What do you do when the joy and happiness portrayed during the holiday is not necessarily reflective of what you are really feeling? The holidays – a time of seemingly constant celebration – may in fact be a time of deep sorrow and sadness to those who have experienced the loss of a loved one. Perhaps the loss was recent, and this will be your first holiday season without someone you love. Of course, this time of year can also be a trigger for re-experiencing loss and grief of someone who passed away years ago. In many ways, being together with loved ones during the holidays can remind us who is not present, and it can highlight the pain of losing that person. The sights, sounds, tastes, smells, and events of the holiday season often trigger powerful memories of a lost loved one, and the grief can be overwhelming. How do you integrate the loss of someone important to you during a time that is supposed to be happy and celebratory? You cannot simply forget those who have meant the most to you, especially when those people were the ones that made this time of year so special to you to begin with.
There is no simple or easy way to deal with the loss of a loved one, and we all mourn differently. Nothing will ever take away the pain associated with losing a loved one, but here are some ways to make coping with your loss during the holiday season a little more manageable.
- Prepare yourself. The best way you can begin to cope with loss during the holiday season is to prepare yourself. Know that this time is going to likely be difficult for you, even if you cannot foresee what specifically will be challenging. If you set out with this in mind, you will be better able to care for yourself rather than be thrown off by your feelings.
- Acknowledge your feelings. Begin by simply noticing your feelings. You may be feeling sad, anxious, or lonely. Tell yourself that it is normal and acceptable to have these feelings, no matter how long ago you experienced the loss.
- Share your feelings. Although you may fear being perceived a “mopey” or depressed, you may be surprised by the support and validation you get from your family and friends when you choose not to hide your feelings. The more you avoid your feelings, the more overwhelming they can become. Be open – talk to family and friends about what specifically you are feeling. Know that it is okay to cry.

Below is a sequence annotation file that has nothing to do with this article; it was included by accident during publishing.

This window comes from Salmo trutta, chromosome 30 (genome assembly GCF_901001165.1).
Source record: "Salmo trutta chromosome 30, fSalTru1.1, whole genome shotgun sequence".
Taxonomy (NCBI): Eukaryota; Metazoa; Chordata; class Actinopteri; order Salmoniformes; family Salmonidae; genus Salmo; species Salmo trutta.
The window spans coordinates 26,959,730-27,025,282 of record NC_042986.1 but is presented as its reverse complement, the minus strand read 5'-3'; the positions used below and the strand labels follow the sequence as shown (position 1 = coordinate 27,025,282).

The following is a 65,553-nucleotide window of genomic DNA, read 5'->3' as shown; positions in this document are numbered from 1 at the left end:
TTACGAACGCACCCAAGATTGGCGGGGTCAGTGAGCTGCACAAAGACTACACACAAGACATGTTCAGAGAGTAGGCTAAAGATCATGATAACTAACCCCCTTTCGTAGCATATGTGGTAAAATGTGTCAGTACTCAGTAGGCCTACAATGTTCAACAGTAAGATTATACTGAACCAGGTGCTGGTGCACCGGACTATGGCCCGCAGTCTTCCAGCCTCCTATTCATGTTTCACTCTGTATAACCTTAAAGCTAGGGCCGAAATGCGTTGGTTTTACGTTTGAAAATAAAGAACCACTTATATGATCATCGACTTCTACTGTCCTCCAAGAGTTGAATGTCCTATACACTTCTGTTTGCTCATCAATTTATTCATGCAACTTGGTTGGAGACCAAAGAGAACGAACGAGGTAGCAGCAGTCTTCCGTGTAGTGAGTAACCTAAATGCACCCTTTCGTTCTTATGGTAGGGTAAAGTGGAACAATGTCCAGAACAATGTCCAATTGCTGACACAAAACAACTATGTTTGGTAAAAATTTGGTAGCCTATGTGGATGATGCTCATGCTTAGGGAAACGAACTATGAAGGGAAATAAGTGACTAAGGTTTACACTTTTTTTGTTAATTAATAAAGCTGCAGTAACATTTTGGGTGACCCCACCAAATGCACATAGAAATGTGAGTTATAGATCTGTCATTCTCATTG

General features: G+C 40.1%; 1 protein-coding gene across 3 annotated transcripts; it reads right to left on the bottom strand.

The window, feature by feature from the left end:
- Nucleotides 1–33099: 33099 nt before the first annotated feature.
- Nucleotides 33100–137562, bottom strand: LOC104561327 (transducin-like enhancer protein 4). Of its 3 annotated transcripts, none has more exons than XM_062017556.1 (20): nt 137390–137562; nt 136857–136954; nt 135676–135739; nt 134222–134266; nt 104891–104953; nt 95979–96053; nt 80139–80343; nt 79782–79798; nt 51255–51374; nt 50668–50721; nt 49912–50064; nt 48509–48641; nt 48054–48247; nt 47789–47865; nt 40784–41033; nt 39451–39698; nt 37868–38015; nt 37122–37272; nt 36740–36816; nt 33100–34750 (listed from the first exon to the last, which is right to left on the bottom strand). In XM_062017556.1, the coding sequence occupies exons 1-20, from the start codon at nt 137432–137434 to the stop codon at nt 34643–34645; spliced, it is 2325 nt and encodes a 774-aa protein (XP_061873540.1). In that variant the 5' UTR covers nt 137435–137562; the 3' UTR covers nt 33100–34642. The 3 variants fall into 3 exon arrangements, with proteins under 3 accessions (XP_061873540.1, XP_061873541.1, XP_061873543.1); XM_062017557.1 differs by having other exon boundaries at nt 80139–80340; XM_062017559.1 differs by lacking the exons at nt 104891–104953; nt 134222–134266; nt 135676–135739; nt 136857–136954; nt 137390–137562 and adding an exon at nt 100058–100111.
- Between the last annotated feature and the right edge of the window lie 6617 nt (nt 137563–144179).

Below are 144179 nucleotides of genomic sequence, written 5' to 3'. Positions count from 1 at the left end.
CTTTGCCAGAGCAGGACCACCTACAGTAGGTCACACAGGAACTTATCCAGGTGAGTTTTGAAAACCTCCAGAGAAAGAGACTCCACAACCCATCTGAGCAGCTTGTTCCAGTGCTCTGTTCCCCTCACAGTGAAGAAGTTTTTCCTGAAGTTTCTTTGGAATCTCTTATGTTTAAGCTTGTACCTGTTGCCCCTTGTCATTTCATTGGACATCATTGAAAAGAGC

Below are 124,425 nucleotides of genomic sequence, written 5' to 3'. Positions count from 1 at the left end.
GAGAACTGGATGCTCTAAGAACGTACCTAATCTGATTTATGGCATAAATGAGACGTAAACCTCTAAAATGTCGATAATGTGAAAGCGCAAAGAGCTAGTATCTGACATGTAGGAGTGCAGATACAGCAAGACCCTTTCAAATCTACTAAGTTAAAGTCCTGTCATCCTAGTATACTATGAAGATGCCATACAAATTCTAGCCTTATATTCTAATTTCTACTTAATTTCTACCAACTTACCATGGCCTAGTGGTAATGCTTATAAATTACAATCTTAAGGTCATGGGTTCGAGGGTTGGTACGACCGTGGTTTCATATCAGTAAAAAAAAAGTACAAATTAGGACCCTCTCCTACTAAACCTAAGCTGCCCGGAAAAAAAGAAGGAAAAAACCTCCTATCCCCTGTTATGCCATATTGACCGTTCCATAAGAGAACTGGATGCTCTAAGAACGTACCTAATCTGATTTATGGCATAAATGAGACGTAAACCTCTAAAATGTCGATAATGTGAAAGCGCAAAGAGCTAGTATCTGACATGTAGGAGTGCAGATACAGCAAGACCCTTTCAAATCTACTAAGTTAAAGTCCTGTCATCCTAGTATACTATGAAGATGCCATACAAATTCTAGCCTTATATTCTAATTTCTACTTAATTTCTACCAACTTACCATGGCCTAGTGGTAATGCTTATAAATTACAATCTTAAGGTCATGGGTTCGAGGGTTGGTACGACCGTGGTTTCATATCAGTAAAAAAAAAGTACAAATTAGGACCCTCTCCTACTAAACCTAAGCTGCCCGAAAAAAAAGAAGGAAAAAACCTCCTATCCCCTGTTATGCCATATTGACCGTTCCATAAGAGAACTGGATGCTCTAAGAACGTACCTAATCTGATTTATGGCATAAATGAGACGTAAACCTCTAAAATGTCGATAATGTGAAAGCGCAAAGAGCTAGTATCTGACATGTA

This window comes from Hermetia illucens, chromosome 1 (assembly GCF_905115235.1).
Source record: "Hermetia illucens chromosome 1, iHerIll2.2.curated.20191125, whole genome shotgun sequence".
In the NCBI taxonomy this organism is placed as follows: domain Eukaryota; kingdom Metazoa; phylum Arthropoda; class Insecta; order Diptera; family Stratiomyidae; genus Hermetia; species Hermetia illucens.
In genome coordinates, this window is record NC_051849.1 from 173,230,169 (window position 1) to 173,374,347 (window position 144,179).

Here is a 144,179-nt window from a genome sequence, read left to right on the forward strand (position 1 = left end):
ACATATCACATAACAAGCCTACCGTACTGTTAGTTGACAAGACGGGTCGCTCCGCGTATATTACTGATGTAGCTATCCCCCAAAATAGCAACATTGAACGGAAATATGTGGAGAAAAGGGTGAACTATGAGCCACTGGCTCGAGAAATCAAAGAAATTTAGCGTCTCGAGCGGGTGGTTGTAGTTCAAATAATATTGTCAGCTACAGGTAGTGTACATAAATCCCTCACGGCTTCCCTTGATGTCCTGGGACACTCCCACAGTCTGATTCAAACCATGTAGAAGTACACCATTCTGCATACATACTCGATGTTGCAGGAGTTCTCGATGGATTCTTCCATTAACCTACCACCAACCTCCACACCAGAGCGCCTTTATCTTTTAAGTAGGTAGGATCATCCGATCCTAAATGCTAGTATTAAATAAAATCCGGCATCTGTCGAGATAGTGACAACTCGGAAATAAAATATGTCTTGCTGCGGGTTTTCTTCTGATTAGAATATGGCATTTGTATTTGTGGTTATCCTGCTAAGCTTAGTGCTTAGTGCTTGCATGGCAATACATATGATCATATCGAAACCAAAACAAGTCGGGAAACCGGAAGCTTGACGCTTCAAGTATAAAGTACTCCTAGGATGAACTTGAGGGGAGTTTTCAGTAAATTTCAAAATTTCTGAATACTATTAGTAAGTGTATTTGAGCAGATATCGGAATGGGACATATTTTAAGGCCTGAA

- Share memories. Use the holidays as a time to connect with those who are there with you about specific memories you have about the person/people who are no longer with you. If you miss the way your father dressed up as Santa Claus or how your brother always made the perfect snowmen, talk about it. Honor the memories by sharing them.
- Create new rituals. As you talk about your lost loved one, you and your family or friends might think up a new way to memorialize this person as a holiday tradition to continue. Perhaps each year you add an ornament to your Christmas tree that symbolizes this person, or you share a memory of this person with each Hanukkah candle you light.
- Find support. Finding a network of people who have been through something similar can be very helpful. Consider seeking out a grief support group or talking to a therapist.
- Plan an exit strategy. If you think ahead to attending a party or celebration and sense that you might become flooded with sadness or grief, plan a way to get some space if you find that you need it. Perhaps you can drive yourself rather than carpool so that you do not have to wait on others in order to leave, or you can excuse yourself to walk the dog or go retrieve the mail. Do not judge yourself if you need to remove yourself from a triggering situation.
- Give back. One of the greatest tools we all have within us to heal from the loss of a loved one is giving back. The holiday season provides many wonderful opportunities for us to volunteer our time and energy to those in need. Doing this often fills us with a sense of connectedness and purpose, and you can even volunteer as a dedication to your lost loved one.
- Indulge in a healthy way. When holiday parties and celebrations involve consuming alcohol, be aware of whether you are indulging yourself in a drink because it is a treat or because it is a way of self-medicating. We all find ways to numb ourselves from overwhelming pain, so be very cautious of your consumption of alcohol (or any other substances, for that matter) this time of year. If you feel that it is getting out of control, seek out help from a professional.
- Take good care of yourself. When you are feeling increasingly stressed and emotionally or psychologically drained, be certain that you are recharging yourself. Get good sleep, try to eat healthy foods, and get some exercise. Doing these things increases your chances of coping well with all that the holidays can bring.
Contributed by Staff Therapist, Rachel Goldsmith